A typical example is shown in Figure 2 where a Google wireless LAN shows too many networks active on all channels (1) to (11). The figure shows that on every channel there many networks with different security levels. The scan was taken from a far distance which also indicates that there are even more and more of coexisting networks on every channel should the scan been from a more central location.

The most available Wi-Fi 802.11 network is the 802.11a which is almost not utilized at the large scale of both enterprise and personal levels. The number of channels on 802.11a far exceeds the 11 channels (1-11) of the 802.11g. The typical channels available are 40, 44, 48, 52, etc. up to 165.

The chipmakers that test and certify the wireless chips mostly have dual band products, i.e. 802.11a will mostly be available to use. There is however a catch that should not be a reason why this band is not widely used. The radar signals from a nearby airport or similar establishments occur on the 5GHz band where 802.11a operate. The APs are supposed to offer DFS (Dynamic Frequency Selection) that means the AP will switch to another channel should a radar signal be detected on the one it is operating on. Even though this seems to be a good reason why 802.11a may not be widely used but the mainstream end uses most likely are not that sophisticated to notice it and consequently the poor utilization of the 802.11a should be noted as one main highlight of this article.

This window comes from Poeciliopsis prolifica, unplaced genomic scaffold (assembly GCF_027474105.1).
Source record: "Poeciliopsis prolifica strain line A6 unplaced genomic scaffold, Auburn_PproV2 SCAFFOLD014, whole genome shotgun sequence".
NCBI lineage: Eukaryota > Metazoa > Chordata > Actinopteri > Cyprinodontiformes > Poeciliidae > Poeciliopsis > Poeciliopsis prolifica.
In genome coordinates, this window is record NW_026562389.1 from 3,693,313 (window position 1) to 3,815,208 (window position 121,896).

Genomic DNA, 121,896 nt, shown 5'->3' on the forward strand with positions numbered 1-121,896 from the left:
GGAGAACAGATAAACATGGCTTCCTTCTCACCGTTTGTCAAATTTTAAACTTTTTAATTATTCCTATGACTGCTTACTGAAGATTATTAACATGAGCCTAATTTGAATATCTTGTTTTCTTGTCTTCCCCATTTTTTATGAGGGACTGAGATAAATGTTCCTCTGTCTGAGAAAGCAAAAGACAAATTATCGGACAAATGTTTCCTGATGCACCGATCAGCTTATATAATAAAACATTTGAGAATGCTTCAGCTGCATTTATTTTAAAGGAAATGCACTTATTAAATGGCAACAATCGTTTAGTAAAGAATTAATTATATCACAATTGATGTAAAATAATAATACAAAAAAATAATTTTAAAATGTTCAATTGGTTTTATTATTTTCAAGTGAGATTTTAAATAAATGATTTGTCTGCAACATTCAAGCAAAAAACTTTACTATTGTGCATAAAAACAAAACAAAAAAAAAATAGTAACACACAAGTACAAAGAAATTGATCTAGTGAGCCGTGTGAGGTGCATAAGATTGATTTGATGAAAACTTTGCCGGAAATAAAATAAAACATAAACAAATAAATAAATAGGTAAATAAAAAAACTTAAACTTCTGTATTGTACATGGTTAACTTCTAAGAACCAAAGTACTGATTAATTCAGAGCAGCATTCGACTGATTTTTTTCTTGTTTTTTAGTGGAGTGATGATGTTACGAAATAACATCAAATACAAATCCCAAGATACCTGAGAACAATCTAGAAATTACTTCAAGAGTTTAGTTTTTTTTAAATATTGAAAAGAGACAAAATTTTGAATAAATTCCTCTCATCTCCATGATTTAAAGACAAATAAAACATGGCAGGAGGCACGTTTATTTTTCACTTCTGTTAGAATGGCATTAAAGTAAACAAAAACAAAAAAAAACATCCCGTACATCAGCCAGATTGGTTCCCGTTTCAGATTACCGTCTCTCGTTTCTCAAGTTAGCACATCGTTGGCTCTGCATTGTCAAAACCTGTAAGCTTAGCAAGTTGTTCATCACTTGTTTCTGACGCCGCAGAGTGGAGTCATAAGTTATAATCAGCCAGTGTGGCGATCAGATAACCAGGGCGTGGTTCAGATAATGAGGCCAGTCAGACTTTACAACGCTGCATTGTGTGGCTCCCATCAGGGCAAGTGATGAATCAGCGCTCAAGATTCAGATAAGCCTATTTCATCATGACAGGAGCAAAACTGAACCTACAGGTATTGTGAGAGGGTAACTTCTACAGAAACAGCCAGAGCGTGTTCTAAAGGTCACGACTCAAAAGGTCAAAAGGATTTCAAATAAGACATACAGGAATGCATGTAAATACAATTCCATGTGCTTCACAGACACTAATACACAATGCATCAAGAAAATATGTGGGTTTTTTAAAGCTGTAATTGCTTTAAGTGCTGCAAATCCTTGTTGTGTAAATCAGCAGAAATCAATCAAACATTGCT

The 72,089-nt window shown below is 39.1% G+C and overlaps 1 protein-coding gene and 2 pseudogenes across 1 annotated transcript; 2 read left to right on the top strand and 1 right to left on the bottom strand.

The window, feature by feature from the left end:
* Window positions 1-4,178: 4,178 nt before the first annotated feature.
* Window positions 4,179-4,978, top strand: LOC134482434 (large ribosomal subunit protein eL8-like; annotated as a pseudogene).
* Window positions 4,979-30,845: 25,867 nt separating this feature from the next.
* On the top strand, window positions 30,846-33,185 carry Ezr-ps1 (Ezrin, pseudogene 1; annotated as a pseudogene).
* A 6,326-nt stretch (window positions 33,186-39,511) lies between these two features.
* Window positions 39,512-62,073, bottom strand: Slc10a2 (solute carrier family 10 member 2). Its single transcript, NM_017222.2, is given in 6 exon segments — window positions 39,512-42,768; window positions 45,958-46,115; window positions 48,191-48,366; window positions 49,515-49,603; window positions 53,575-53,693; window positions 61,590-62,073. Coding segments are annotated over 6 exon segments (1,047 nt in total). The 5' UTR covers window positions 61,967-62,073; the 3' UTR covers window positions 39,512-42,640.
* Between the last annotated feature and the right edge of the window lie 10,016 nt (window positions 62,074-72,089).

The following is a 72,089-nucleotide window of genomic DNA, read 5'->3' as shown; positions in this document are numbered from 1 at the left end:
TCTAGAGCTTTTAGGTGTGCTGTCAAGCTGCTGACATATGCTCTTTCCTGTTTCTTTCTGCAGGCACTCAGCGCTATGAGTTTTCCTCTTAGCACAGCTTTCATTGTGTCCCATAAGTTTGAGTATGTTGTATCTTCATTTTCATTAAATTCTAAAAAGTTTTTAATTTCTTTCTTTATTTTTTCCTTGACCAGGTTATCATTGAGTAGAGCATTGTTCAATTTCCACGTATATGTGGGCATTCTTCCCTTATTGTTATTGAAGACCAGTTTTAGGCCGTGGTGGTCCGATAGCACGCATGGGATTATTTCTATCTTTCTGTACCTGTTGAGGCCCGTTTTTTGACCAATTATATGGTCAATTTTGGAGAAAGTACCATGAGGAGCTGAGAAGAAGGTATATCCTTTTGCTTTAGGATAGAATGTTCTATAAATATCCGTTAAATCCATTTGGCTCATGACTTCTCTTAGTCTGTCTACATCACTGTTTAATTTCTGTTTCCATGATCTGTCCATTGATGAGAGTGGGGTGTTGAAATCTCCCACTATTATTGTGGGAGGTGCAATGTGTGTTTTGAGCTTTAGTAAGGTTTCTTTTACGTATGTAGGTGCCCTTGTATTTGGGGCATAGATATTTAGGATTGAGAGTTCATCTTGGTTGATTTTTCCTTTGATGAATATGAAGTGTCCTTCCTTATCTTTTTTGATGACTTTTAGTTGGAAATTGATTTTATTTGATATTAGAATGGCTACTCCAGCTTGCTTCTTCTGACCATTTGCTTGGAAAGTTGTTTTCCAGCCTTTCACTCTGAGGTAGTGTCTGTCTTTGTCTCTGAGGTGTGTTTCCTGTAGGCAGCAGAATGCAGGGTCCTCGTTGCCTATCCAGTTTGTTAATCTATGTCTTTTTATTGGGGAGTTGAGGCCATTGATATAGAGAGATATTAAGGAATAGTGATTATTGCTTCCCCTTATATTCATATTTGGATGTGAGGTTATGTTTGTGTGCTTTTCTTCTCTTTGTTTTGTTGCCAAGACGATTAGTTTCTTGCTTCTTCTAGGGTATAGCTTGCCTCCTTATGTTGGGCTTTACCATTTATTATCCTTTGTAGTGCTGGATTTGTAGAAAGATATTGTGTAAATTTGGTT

It is as easy as using 802.11g, the setups are similar in all respects up to the authentication to join the wireless network even through servers that require special accreditation certificates.

Figure 2 shows 3 in-lab 802.11a networks while there is none compared to the heavy usage of the 802.11g at the same scanned location.


The wireless networks can slow down or hang due to many reasons. Some due to the surrounding noisy environment, others due to the misuse of channels or bands, or misconfiguartion of influential parameters. In all cases there will be a need to measure and characterize performance of specific wireless devices that to be commissioned in these networks especially with massive number at a work place. The user will experience better performance and avoid possible slowing of the network when proper attention is given to the most obvious like channel and band selection, number of devices on same channel, number of APs and their distribution over the band channels, distances of placing the devices from each other, configuration parameters, and remembering that throwing more APs to operate on the same channel will mostly degrade performance rather than solving a problem of a hanging network. More details to address performance issues in [2]. favicon